The Adobe Breach This Week Should Get Your Attention

The software company's revelation was barely noted in a day crowded with shutdown politics.

Yesterday, software company Adobe announced that hackers had penetrated its network, compromising the information of some 2.9 million customers as well as the source code of numerous Adobe products.  

Adobe's revelation was barely noted in a day crowded with news about the government shutdown and Capitol shooting. Unlike past data breaches that have garnered significant attention, Adobe's announcement seemed to register with few people.

The lack of attention to a significant attack begs the question: Is cybersecurity seeing its ebbtide? 

Comprehensive cybersecurity legislation from Congress is all but dead this year. Any chance of passage was largely deflated by Snowden's revelations, which turned attention away from protecting networks from intruders to protecting information from the government.

The Obama Administration's efforts to implement its executive order on cybersecurity continue to progress, with NIST's cybersecurity framework due out in the coming weeks. But the government shutdown has effectively halted the project and, even once it is completed, there does not appear to be overwhelming enthusiasm surrounding its release.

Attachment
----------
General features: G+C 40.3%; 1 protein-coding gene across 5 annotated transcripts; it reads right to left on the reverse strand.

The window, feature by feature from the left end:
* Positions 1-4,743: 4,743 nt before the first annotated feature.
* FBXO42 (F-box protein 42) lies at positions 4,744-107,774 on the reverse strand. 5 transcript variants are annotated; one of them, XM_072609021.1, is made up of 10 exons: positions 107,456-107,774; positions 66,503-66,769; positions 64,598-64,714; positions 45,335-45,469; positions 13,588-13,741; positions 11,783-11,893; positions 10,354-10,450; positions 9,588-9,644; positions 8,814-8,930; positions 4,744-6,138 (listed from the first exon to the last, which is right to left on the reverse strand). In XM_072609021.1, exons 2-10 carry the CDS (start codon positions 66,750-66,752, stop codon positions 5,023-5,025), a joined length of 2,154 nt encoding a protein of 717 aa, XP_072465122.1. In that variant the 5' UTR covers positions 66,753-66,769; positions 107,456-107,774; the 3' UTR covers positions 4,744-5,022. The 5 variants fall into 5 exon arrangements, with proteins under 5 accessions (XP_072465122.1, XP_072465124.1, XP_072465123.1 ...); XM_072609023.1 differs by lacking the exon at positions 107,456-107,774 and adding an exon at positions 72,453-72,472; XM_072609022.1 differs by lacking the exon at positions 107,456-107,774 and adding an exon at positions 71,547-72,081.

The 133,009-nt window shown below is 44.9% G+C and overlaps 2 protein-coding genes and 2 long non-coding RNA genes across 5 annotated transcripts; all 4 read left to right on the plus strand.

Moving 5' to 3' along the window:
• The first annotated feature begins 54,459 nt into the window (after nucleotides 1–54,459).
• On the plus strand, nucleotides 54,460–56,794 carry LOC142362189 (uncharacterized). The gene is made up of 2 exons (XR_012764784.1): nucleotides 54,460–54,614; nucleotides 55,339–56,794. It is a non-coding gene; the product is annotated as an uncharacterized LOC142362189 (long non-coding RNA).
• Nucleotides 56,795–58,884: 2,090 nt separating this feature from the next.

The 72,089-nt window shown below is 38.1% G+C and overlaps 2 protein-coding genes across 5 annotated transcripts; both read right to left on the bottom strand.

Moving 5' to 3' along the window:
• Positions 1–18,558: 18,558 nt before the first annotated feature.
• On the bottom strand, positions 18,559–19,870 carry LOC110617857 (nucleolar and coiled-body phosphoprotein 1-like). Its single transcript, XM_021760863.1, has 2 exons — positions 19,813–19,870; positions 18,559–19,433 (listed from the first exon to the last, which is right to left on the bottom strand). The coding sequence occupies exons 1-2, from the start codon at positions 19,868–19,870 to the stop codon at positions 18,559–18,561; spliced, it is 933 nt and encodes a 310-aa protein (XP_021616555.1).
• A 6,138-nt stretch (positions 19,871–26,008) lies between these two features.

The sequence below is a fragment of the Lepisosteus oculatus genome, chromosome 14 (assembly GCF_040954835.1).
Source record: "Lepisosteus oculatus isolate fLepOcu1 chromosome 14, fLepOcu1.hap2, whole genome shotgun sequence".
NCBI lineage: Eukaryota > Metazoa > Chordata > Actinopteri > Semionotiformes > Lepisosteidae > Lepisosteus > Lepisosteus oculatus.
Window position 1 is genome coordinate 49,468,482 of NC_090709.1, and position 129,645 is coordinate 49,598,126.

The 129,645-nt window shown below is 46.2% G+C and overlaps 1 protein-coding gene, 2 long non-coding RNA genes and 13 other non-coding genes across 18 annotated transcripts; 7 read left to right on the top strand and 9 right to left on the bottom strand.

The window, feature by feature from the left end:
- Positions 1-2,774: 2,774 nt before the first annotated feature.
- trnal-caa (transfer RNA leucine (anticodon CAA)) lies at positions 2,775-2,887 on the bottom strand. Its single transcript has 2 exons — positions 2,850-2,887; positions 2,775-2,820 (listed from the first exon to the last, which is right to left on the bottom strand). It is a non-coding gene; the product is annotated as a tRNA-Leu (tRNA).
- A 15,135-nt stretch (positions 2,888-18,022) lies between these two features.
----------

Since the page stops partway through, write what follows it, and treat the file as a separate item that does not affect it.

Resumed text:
Agencies’ cybersecurity programs are puttering along, though some advancements have fallen victim to the fiscal fights and slowdowns affecting Washington.

Outside of government, it feels as it companies aren't talking as much about cybersecurity and that groups like Anonymous are not gaining the headlines they did a year ago.

While the past two to three years have been frantic on the cyber front, it would appear that the trend we’ve seen in the past -- a flurry of intense activity followed by a lull -- may be occurring now.   

What does this mean for cybersecurity? How long before the tide rises and cybersecurity is again front and center? Unclear. For those who have been around cybersecurity policy for a while, it is not surprising and we've seen this before. We can only wonder how long before it makes a comeback as a priority issue, and when it does, whether vulnerabilities can acuallly be addressed.